The Spirit of Accounting

Seven years ago, we published several columns that challenged the accounting profession and regulatory community to get started on updating and otherwise improving the quality of information in financial statements prepared in accordance with GAAP. We labeled current practices with terms that we had produced several years before. The first was Politically Expedient Accounting Principles (PEAP) that are deficient because they're shaped by political pressures and compromises, instead of serving the objective of getting useful information in financial statements. The second was Whatever You Want Accounting Principles (WYWAP) that don't get the job done because they embrace divergent but equally acceptable alternatives, such as FIFO and LIFO. Comparability cannot possibly be achieved with this much diversity, and, without comparability, the information cannot be useful.

The third term, POOP, is explained in this renovated column that criticizes the surprisingly old age of much of GAAP.

Thankfully, some things have changed since this column first appeared. The newly liberated Financial Accounting Standards Board may be finally getting around to ditching some of the standards that have been around for decades, even centuries. For example, Chairman Russ Golden's recent comments show that the board is ready to reconsider measurement and financial statement presentation.

We think you'll agree it's way past time to bring GAAP into the 21st century.

Consider what it would be like if the computer industry had remained content with technology as it existed in the 1970s. We would be using punch cards and reading printouts with fuzzy ink images on wide green-striped pages with little holes along the sides. No computers on every desk, no laptops, no Internet, no e-mail, no digital cameras, no smartphones, no cloud computing, no online commerce, and on and on.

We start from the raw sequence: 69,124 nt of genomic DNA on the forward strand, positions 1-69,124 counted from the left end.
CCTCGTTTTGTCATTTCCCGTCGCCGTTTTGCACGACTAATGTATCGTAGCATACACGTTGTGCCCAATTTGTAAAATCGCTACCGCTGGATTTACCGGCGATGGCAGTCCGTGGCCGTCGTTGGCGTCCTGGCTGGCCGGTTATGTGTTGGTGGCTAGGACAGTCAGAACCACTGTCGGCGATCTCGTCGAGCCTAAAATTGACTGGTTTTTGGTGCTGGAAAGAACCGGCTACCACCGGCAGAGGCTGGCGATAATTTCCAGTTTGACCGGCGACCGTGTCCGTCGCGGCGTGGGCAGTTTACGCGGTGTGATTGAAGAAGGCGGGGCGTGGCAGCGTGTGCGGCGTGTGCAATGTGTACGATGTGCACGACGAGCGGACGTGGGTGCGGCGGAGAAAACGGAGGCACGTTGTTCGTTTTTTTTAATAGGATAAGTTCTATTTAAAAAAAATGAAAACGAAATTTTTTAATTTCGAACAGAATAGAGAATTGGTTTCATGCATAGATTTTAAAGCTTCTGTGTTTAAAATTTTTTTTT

What if your doctor recommended a mustard plaster for your respiratory infection instead of antibiotics? What if your car had to be crank-started and had no air conditioning, cruise control, or remote control key fob? What if the only way you could travel across country was on an open-air train pulled by a coal- or wood-burning steam locomotive?

Our point is that progress, even disruptive progress, is the only constant, and woe unto those who deny it! Commercial activity is always moving ahead to provide better service and serviceability, often at lower prices.

Alas, it seems like the only exception is GAAP. In fact, many practices are so ancient that we call them "Pitifully Old and Obsolete Principles" or POOP.



Since we first wrote about the origins of cost-based depreciation, we've learned that it actually goes back to the 1830s -- that's right, there is an eight in that date! So, how come we're still using it more than 180 years after it became acceptable?

The initial authoritative literature on depreciation appears in ARB 27, which was issued in 1946 and described it in the context of emergency facilities constructed during World War II. That's 68 years ago.

How absurd it is that accountants haven't ever officially considered abandoning this irrational practice of first predicting future events and then reporting as if their projections are real facts. We just can't fathom how they justify pretending that there is something useful about reported financial results based on outdated predictions instead of actual observations.

To be sure, the Accounting Principles Board did reconsider depreciation in 1965 in Opinion 6, but ended up only endorsing it as it was practiced. However, consider the irony of this nearly 50-year-old (and now quaintly optimistic) dissent from a board member (emphasis added): "[Dr. Sidney] Davidson agrees with the statement that at the present time 'property, plant and equipment should not be written up' to reflect current costs, but only because he feels that current measurement techniques are inadequate for such restatement. When adequate measurement methods are developed, he believes that both the reporting of operations in the income statement and the valuation of plant in the balance sheet would be improved through the use of current rather than acquisition costs. In the meantime, strong efforts should be made to develop the techniques for measuring current costs."

In fact, there haven't been even any weak efforts, except perhaps for SFAS 33 in 1979, now 35 years ago. Even then, depreciation wasn't actually observed as the change in an asset's value over a year but was mindlessly calculated by dividing its average current cost by its predicted remaining service life.

Thus, GAAP depreciation is pure POOP that destroys financial statements' usefulness for supporting decisions.